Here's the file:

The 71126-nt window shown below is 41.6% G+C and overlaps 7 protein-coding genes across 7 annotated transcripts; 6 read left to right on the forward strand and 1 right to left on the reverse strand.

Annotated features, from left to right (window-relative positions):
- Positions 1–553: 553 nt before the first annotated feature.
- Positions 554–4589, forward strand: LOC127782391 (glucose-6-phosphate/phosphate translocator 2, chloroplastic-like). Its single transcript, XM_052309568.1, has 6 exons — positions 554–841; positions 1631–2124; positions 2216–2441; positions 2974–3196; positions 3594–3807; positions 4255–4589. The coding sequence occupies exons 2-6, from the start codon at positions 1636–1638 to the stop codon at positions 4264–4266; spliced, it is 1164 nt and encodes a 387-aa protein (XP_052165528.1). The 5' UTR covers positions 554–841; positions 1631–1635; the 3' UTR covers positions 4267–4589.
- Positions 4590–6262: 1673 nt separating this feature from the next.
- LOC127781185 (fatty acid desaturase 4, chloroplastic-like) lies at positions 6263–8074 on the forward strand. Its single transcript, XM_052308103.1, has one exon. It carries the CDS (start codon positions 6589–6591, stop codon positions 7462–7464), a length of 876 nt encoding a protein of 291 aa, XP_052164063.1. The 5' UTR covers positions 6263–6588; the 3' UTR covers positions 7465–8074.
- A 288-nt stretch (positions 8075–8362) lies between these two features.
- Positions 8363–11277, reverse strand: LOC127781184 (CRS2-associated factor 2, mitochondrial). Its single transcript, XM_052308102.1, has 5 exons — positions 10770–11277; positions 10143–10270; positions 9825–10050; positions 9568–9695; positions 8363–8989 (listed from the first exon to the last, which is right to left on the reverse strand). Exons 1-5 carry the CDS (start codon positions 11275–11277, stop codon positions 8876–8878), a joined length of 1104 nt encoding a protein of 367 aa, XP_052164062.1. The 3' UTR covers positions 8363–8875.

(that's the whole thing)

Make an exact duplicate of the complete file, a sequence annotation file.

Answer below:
The 71126-nt window shown below is 41.6% G+C and overlaps 7 protein-coding genes across 7 annotated transcripts; 6 read left to right on the forward strand and 1 right to left on the reverse strand.

Annotated features, from left to right (window-relative positions):
- Positions 1–553: 553 nt before the first annotated feature.
- Positions 554–4589, forward strand: LOC127782391 (glucose-6-phosphate/phosphate translocator 2, chloroplastic-like). Its single transcript, XM_052309568.1, has 6 exons — positions 554–841; positions 1631–2124; positions 2216–2441; positions 2974–3196; positions 3594–3807; positions 4255–4589. The coding sequence occupies exons 2-6, from the start codon at positions 1636–1638 to the stop codon at positions 4264–4266; spliced, it is 1164 nt and encodes a 387-aa protein (XP_052165528.1). The 5' UTR covers positions 554–841; positions 1631–1635; the 3' UTR covers positions 4267–4589.
- Positions 4590–6262: 1673 nt separating this feature from the next.
- LOC127781185 (fatty acid desaturase 4, chloroplastic-like) lies at positions 6263–8074 on the forward strand. Its single transcript, XM_052308103.1, has one exon. It carries the CDS (start codon positions 6589–6591, stop codon positions 7462–7464), a length of 876 nt encoding a protein of 291 aa, XP_052164063.1. The 5' UTR covers positions 6263–6588; the 3' UTR covers positions 7465–8074.
- A 288-nt stretch (positions 8075–8362) lies between these two features.
- Positions 8363–11277, reverse strand: LOC127781184 (CRS2-associated factor 2, mitochondrial). Its single transcript, XM_052308102.1, has 5 exons — positions 10770–11277; positions 10143–10270; positions 9825–10050; positions 9568–9695; positions 8363–8989 (listed from the first exon to the last, which is right to left on the reverse strand). Exons 1-5 carry the CDS (start codon positions 11275–11277, stop codon positions 8876–8878), a joined length of 1104 nt encoding a protein of 367 aa, XP_052164062.1. The 3' UTR covers positions 8363–8875.